**Instructor's
Notes:**
Anna Mullikin (1893-1975) was a virtually
unknown doctoral student of R. L. Moore until recently, when her life and work
were brought to light in an article by Thomas L. Bartlow and David E.
Zitarelli [1]. Her Ph.D. dissertation, which was her only published work,
includes an example that can be used to illustrate limits of geometric figures
in the plane [2].
We begin by illustrating
what is now called Mullikin’s nautilus. Our ultimate goal is to find the set
of limit points of the nautilus. Since that involves determining limits in
the plane geometrically, we backtrack to the real line to demonstrate how
students (in a calculus or a real analysis course) can be introduced to
geometric limits of figures as opposed to the usual algebraic approach using
functions. We provide an example in which the limit of a set can be
calculated in dimension one. Only then do we move to the plane and Mullikin’s
nautilus.

Mullikin’s nautilus
consists of an infinite collection of arcs *M*_{j}, for *j*
=1, 2, ... , each of which is composed of four line segments. In her paper
she provided a sketch of the first three arcs, M_{1}, M_{2},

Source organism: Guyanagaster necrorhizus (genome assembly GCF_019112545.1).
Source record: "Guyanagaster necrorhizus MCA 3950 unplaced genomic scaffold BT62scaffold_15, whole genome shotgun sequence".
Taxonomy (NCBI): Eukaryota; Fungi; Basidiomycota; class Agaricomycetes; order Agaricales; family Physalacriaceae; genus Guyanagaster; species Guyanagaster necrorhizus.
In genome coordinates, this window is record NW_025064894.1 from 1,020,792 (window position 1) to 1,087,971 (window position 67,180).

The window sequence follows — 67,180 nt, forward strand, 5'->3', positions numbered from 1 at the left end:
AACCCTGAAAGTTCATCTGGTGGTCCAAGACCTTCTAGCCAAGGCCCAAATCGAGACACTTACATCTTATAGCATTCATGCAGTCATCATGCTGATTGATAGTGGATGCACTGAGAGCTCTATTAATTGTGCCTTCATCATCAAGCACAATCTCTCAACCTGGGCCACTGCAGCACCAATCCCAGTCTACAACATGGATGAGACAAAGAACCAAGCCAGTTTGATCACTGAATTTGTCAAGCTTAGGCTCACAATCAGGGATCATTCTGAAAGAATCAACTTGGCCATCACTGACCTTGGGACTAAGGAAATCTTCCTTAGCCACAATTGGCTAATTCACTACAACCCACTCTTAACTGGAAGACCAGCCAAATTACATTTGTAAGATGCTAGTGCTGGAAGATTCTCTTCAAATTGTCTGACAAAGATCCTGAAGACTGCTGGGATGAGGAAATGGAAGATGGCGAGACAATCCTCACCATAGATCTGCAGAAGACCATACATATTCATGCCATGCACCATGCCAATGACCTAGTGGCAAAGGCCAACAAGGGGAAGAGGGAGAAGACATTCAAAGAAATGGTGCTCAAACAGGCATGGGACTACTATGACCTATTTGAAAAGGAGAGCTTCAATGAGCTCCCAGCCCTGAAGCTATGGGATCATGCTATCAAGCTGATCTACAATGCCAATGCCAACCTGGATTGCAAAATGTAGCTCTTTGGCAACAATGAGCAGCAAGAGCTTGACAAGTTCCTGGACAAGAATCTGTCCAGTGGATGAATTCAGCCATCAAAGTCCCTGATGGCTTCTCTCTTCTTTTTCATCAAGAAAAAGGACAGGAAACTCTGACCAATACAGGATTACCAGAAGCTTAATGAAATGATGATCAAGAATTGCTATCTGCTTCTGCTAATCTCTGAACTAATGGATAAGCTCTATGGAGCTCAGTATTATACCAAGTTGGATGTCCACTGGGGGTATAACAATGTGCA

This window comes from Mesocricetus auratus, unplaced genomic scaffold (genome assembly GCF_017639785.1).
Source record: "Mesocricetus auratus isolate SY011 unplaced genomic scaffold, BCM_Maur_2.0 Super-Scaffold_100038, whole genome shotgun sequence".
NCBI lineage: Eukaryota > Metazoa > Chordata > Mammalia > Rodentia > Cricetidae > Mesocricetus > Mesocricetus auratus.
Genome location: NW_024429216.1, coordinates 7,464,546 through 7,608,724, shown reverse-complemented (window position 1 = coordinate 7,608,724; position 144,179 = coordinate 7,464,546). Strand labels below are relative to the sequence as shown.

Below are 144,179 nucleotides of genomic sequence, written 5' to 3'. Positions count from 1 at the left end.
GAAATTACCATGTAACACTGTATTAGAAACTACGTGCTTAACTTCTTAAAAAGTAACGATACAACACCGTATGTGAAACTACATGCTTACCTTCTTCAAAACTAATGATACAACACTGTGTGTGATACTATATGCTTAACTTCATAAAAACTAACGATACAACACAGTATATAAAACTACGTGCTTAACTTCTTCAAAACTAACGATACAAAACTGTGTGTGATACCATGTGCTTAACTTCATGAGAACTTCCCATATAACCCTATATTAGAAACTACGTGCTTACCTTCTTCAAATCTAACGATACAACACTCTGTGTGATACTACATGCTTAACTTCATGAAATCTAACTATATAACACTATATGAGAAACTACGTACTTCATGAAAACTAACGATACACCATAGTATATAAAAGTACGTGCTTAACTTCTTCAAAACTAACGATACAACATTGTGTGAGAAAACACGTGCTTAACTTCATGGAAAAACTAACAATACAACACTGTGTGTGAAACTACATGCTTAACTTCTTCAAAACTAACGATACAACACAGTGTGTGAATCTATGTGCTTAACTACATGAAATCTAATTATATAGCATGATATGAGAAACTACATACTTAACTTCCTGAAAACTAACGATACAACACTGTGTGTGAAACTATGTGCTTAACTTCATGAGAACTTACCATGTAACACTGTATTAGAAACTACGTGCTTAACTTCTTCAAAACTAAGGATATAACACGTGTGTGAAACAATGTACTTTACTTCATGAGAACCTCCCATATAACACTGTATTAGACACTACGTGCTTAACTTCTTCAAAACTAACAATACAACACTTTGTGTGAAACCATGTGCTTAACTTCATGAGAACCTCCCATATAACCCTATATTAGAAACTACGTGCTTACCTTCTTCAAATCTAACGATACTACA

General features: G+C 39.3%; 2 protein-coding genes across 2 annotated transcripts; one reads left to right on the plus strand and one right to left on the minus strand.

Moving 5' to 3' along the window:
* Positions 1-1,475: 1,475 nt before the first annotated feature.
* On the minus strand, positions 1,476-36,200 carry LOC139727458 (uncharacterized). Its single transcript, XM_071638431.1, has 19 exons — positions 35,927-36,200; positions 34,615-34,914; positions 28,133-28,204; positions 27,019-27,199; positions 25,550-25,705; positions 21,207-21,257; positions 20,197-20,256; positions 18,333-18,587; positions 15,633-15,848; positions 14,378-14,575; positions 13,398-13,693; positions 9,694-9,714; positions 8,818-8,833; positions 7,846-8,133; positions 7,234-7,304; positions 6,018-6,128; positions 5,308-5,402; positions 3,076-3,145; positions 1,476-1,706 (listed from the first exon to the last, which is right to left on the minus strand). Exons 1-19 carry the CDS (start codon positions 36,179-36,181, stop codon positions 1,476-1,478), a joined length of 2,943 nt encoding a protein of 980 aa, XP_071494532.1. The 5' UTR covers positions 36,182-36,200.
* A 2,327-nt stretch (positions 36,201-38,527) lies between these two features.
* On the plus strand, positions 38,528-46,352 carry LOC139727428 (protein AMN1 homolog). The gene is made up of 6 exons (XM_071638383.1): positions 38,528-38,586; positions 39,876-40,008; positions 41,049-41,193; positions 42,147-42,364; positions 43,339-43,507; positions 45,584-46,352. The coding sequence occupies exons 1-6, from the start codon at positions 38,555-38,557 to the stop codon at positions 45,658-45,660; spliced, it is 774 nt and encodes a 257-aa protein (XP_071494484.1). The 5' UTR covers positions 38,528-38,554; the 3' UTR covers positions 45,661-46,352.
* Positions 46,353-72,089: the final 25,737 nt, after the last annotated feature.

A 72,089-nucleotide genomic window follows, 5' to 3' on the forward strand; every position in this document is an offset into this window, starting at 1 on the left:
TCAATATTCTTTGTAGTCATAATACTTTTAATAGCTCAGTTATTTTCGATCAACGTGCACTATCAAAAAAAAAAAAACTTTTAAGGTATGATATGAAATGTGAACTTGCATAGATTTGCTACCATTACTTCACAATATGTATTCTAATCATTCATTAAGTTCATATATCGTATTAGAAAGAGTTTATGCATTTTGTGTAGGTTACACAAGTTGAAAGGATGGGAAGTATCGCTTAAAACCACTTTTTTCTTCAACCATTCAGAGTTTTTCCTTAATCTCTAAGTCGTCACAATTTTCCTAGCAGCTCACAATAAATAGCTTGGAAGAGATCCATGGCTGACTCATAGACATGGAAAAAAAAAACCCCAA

and M_{3}, which we display in Figure 1 using different colors to
distinguish the arcs. In each case, the arc begins at a point on the *x*-axis,
then connects to points in the first, second, and third quadrants, and finally
ends at a point in the fourth quadrant whose abscissa is *x* = 1.

**Figure 1.** |

We provide two ways to
visualize Mullikin’s nautilus. The first generates it one arc at a time using
either Excel or Matlab. To use the Excel file, click on Figure 2 to execute
or download this file.

**Figure 2.** |

Alternately, a MATLAB
m-file allows for zooming in for more detail; to download this m-file click
here. An even more dynamic visualization can be seen with a QuickTime
movie that can be viewed by clicking
here.

**Classroom use**

Beginning calculus
students encounter the concept of a limit in both differentiation and
integration. In differentiation, the approach to limits is usually algebraic,
centered around the limit of a function as the variable approaches a fixed
number. In definite integration the student encounters areas as limits of
partial sums, a concept met again in series, where sums (when they exist) are
defined as limits of sequences of partial sums.

Our approach is more
geometric than algebraic. We begin with an example illustrating limit points
geometrically on the real line that is different from what is generally
presented in an introductory calculus course. Next, we extend the limit
concept to the plane, again in a geometric manner.

**Geometric limits on
the real line**

For *n *
= 1, 2, 3, …, define the closed-open interval

.

For
instance, *J*_{1} = [0, ½).
Clearly the closure of is*
*=
[0, ½]. Students accustomed to an algebraic approach should be reminded that
the sequence

of numbers in
converges
to ½. They might also be reminded that the formal reasoning for confirming